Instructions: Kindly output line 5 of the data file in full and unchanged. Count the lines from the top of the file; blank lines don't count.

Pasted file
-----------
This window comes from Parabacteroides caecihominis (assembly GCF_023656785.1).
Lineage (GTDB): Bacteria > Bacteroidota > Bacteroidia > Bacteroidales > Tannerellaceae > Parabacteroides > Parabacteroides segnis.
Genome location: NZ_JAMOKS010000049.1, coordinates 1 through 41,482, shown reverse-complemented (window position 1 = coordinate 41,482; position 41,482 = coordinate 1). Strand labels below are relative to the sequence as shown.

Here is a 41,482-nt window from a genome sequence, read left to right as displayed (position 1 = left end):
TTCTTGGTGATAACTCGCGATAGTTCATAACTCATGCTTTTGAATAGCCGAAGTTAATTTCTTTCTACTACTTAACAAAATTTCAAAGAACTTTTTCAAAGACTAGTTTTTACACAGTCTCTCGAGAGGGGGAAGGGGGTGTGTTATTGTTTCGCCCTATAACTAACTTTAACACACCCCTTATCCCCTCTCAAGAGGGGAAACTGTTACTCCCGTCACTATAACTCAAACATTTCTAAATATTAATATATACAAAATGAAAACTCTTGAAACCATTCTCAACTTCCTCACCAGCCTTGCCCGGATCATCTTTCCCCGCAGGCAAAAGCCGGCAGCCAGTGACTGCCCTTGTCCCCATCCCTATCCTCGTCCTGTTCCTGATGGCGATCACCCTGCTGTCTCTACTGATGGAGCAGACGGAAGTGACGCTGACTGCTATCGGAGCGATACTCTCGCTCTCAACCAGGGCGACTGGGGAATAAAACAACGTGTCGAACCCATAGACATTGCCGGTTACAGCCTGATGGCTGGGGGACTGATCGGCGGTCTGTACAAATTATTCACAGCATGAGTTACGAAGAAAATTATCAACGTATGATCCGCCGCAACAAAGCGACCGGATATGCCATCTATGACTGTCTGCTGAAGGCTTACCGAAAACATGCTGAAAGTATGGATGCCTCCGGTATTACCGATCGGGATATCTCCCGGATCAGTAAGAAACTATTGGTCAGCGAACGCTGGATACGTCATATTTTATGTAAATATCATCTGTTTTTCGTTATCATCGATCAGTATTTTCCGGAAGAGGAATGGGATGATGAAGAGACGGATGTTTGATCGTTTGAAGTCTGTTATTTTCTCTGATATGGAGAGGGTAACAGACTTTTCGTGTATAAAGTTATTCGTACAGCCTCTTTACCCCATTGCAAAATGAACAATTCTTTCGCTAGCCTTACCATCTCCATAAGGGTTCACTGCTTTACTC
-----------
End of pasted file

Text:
TTCTTGGTGATAACTCGCGATAGTTCATAACTCATGCTTTTGAATAGCCGAAGTTAATTTCTTTCTACTACTTAACAAAATTTCAAAGAACTTTTTCAAAGACTAGTTTTTACACAGTCTCTCGAGAGGGGGAAGGGGGTGTGTTATTGTTTCGCCCTATAACTAACTTTAACACACCCCTTATCCCCTCTCAAGAGGGGAAACTGTTACTCCCGTCACTATAACTCAAACATTTCTAAATATTAATATATACAAAATGAAAACTCTTGAAACCATTCTCAACTTCCTCACCAGCCTTGCCCGGATCATCTTTCCCCGCAGGCAAAAGCCGGCAGCCAGTGACTGCCCTTGTCCCCATCCCTATCCTCGTCCTGTTCCTGATGGCGATCACCCTGCTGTCTCTACTGATGGAGCAGACGGAAGTGACGCTGACTGCTATCGGAGCGATACTCTCGCTCTCAACCAGGGCGACTGGGGAATAAAACAACGTGTCGAACCCATAGACATTGCCGGTTACAGCCTGATGGCTGGGGGACTGATCGGCGGTCTGTACAAATTATTCACAGCATGAGTTACGAAGAAAATTATCAACGTATGATCCGCCGCAACAAAGCGACCGGATATGCCATCTATGACTGTCTGCTGAAGGCTTACCGAAAACATGCTGAAAGTATGGATGCCTCCGGTATTACCGATCGGGATATCTCCCGGATCAGTAAGAAACTATTGGTCAGCGAACGCTGGATACGTCATATTTTATGTAAATATCATCTGTTTTTCGTTATCATCGATCAGTATTTTCCGGAAGAGGAATGGGATGATGAAGAGACGGATGTTTGATCGTTTGAAGTCTGTTATTTTCTCTGATATGGAGAGGGTAACAGACTTTTCGTGTATAAAGTTATTCGTACAGCCTCTTTACCCCATTGCAAAATGAACAATTCTTTCGCTAGCCTTACCATCTCCATAAGGGTTCACTGCTTTACTC